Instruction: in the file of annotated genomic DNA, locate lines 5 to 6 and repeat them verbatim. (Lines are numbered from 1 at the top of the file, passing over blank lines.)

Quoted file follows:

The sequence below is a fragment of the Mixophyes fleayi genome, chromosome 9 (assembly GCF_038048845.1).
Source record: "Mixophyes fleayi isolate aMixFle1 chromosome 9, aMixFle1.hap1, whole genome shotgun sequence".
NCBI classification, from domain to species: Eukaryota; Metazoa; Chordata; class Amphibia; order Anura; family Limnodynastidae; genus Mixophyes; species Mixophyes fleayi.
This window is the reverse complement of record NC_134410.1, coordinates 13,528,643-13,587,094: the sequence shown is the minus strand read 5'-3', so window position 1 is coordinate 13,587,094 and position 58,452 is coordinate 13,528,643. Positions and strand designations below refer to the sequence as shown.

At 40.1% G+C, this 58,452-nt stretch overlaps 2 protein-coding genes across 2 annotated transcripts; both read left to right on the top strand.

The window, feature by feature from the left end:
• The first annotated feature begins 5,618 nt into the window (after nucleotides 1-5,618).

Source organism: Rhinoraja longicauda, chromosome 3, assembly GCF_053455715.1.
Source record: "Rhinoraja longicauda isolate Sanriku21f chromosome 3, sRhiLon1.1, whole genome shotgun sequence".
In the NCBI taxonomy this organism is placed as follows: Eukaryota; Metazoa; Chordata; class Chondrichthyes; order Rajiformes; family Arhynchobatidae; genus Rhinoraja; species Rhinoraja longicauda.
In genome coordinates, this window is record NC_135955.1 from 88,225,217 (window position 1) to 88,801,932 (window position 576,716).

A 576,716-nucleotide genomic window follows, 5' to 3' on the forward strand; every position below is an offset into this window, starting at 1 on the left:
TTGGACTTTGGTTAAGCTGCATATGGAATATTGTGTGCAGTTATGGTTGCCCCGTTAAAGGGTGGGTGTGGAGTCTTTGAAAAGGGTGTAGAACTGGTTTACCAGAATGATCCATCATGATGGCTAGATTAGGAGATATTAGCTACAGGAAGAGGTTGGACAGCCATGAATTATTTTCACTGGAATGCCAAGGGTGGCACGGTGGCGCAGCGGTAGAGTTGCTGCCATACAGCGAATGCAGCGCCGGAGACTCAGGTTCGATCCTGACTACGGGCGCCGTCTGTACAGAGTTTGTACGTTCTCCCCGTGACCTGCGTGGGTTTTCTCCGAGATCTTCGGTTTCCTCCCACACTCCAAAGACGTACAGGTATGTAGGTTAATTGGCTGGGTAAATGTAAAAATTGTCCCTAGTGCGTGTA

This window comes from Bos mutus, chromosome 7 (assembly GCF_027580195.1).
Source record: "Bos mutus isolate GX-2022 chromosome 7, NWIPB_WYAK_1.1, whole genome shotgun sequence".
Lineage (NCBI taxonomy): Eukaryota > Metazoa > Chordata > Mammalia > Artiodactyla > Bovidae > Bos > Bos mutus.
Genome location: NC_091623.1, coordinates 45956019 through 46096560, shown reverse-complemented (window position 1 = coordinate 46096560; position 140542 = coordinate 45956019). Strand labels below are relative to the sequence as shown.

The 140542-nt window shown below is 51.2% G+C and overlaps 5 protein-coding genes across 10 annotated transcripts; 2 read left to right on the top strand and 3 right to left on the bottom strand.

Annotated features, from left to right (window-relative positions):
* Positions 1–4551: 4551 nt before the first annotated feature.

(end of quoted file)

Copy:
At 40.1% G+C, this 58,452-nt stretch overlaps 2 protein-coding genes across 2 annotated transcripts; both read left to right on the top strand.

The window, feature by feature from the left end: